COVID-19 : CO2 concentrations within a respirator and urban-indoor levels of carbon dioxide may reach levels harmful to cognition


As the 21st century progresses, rising atmospheric carbon dioxide (CO2) concentrations will cause urban and indoor levels of the gas to increase, and that may significantly reduce our basic decision-making ability and complex strategic thinking, according to a new CU Boulder-led study.

By the end of the century, people could be exposed to indoor CO2 levels up to 1400 parts per million–more than three times today’s outdoor levels, and well beyond what humans have ever experienced.

“It’s amazing how high CO2 levels get in enclosed spaces,” said Kris Karnauskas, CIRES Fellow, associate professor at CU Boulder and lead author of the new study published today in the AGU journal GeoHealth.

“It affects everybody–from little kids packed into classrooms to scientists, business people and decision makers to regular folks in their houses and apartments.”

Shelly Miller, professor in CU Boulder’s school of engineering and coauthor adds that “building ventilation typically modulates CO2 levels in buildings, but there are situations when there are too many people and not enough fresh air to dilute the CO2.”

CO2 can also build up in poorly ventilated spaces over longer periods of time, such as overnight while sleeping in bedrooms, she said.

Put simply, when we breathe air with high CO2 levels, the CO2 levels in our blood rise, reducing the amount of oxygen that reaches our brains. Studies show that this can increase sleepiness and anxiety, and impair cognitive function.

We all know the feeling: Sit too long in a stuffy, crowded lecture hall or conference room and many of us begin to feel drowsy or dull.

In general, CO2 concentrations are higher indoors than outdoors, the authors wrote. And outdoor CO2 in urban areas is higher than in pristine locations.

The CO2 concentrations in buildings are a result of both the gas that is otherwise in equilibrium with the outdoors, but also the CO2 generated by building occupants as they exhale.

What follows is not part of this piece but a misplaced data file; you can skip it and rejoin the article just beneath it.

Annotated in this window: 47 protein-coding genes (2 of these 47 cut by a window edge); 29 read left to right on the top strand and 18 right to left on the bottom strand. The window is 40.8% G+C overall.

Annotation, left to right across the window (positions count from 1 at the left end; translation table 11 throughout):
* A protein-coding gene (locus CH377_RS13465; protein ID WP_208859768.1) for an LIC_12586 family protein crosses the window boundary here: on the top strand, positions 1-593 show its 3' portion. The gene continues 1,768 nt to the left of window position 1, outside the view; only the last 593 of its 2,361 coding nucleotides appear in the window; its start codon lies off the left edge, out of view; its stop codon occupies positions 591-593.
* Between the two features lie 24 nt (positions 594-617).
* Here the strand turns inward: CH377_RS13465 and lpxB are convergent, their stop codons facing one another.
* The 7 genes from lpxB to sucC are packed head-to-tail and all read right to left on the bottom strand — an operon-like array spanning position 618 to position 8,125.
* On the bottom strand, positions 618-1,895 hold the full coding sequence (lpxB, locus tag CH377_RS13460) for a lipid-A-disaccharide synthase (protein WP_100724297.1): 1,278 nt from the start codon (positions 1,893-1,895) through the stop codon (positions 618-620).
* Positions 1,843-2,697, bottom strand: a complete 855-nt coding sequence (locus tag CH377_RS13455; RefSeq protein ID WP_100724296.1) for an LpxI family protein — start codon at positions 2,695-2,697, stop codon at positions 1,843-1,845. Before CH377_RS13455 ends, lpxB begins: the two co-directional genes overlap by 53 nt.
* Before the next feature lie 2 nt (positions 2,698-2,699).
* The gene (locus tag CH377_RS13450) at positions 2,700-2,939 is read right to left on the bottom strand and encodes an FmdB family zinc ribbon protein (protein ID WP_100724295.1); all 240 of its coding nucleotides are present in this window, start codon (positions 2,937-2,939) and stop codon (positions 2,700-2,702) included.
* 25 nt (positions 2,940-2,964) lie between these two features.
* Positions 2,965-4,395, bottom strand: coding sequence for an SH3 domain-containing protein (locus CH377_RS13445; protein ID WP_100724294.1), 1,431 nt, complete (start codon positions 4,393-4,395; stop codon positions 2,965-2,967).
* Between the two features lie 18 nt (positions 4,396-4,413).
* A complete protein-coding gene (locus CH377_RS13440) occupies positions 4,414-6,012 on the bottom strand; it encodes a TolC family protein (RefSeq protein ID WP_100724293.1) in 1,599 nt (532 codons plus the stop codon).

Atmospheric CO2 levels have been rising since the Industrial Revolution, reaching a 414 ppm peak at NOAA’s Mauna Loa Observatory in Hawaii in 2019.

In the ongoing scenario in which people on Earth do not reduce greenhouse gas emissions, the Intergovernmental Panel on Climate Change predicts outdoor CO2 levels could climb to 930 ppm by 2100.

And urban areas typically have around 100 ppm CO2 higher than this background.

Karnauskas and his colleagues developed a comprehensive approach that considers predicted future outdoor CO2 concentrations and the impact of localized urban emissions, a model of the relationship between indoor and outdoor CO2 levels and the impact on human cognition.

They found that if the outdoor CO2 concentrations do rise to 930 ppm, that would nudge the indoor concentrations to a harmful level of 1400 ppm.

“At this level, some studies have demonstrated compelling evidence for significant cognitive impairment,” said Anna Schapiro, assistant professor of psychology at the University of Pennsylvania and a coauthor on the study.

“Though the literature contains some conflicting findings and much more research is needed, it appears that high level cognitive domains like decision-making and planning are especially susceptible to increasing CO2 concentrations.”

In fact, at 1400 ppm, CO2 concentrations may cut our basic decision-making ability by 25 percent, and complex strategic thinking by around 50 percent, the authors found.

The cognitive impacts of rising CO2 levels represent what scientists call a “direct” effect of the gas’ concentration, much like ocean acidification. In both cases, elevated CO2 itself–not the subsequent warming it also causes–is what triggers harm.

The team says there may be ways to adapt to higher indoor CO2 levels, but the best way to prevent levels from reaching harmful levels is to reduce fossil fuel emissions.

This would require globally adopted mitigation strategies such as those set forth by the Paris Agreement of the United Nations Framework Convention on Climate Change.

Karnauskas and his coauthors hope these findings will spark further research on ‘hidden’ impacts of climate change such as that on cognition.